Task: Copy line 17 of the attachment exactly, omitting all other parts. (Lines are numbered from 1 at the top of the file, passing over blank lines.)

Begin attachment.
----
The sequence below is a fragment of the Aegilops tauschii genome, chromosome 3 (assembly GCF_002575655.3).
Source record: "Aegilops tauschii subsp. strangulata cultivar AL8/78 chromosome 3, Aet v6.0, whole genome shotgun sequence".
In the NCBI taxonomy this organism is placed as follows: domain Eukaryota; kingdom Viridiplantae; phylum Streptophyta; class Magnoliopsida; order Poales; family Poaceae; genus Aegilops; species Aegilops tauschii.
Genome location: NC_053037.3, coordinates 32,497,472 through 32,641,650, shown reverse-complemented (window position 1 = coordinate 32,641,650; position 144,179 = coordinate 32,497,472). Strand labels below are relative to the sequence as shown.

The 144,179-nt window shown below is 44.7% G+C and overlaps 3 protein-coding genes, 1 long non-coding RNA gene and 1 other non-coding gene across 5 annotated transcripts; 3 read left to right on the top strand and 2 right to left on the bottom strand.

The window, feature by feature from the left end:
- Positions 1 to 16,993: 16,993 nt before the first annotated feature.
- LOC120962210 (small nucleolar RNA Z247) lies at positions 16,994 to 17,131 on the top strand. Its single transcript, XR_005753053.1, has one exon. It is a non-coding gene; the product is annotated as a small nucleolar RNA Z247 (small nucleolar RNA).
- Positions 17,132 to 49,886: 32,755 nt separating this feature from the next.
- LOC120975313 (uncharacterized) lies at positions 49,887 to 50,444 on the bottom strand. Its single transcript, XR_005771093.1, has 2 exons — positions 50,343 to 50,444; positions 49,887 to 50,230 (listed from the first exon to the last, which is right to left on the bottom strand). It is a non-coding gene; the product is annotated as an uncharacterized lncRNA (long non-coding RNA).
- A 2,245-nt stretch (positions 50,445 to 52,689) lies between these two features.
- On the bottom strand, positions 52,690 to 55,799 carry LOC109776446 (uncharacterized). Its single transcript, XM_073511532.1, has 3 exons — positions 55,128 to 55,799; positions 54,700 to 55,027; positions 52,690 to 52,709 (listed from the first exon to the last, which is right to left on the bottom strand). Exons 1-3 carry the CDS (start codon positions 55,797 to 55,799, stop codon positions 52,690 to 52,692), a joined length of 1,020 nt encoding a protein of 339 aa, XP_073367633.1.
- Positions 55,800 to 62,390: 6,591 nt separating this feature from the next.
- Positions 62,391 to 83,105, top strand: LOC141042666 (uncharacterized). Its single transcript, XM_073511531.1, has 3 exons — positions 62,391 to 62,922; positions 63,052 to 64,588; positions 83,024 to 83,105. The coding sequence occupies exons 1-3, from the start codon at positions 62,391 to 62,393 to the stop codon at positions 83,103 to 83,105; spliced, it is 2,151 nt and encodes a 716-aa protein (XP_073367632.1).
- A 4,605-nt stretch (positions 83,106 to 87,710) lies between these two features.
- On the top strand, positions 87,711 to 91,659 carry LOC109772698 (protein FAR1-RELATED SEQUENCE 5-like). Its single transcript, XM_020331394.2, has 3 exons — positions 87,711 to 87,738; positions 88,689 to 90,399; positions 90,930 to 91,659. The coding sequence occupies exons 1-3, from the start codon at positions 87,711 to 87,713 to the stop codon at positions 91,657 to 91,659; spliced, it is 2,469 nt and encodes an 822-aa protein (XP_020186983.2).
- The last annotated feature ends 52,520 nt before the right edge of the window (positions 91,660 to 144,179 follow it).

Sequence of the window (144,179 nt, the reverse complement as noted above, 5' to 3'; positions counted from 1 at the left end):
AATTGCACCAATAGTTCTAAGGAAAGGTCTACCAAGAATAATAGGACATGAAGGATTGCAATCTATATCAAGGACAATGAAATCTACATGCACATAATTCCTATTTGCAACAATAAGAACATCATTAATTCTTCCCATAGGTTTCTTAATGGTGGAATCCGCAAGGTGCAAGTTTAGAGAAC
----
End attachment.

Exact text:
- The last annotated feature ends 52,520 nt before the right edge of the window (positions 91,660 to 144,179 follow it).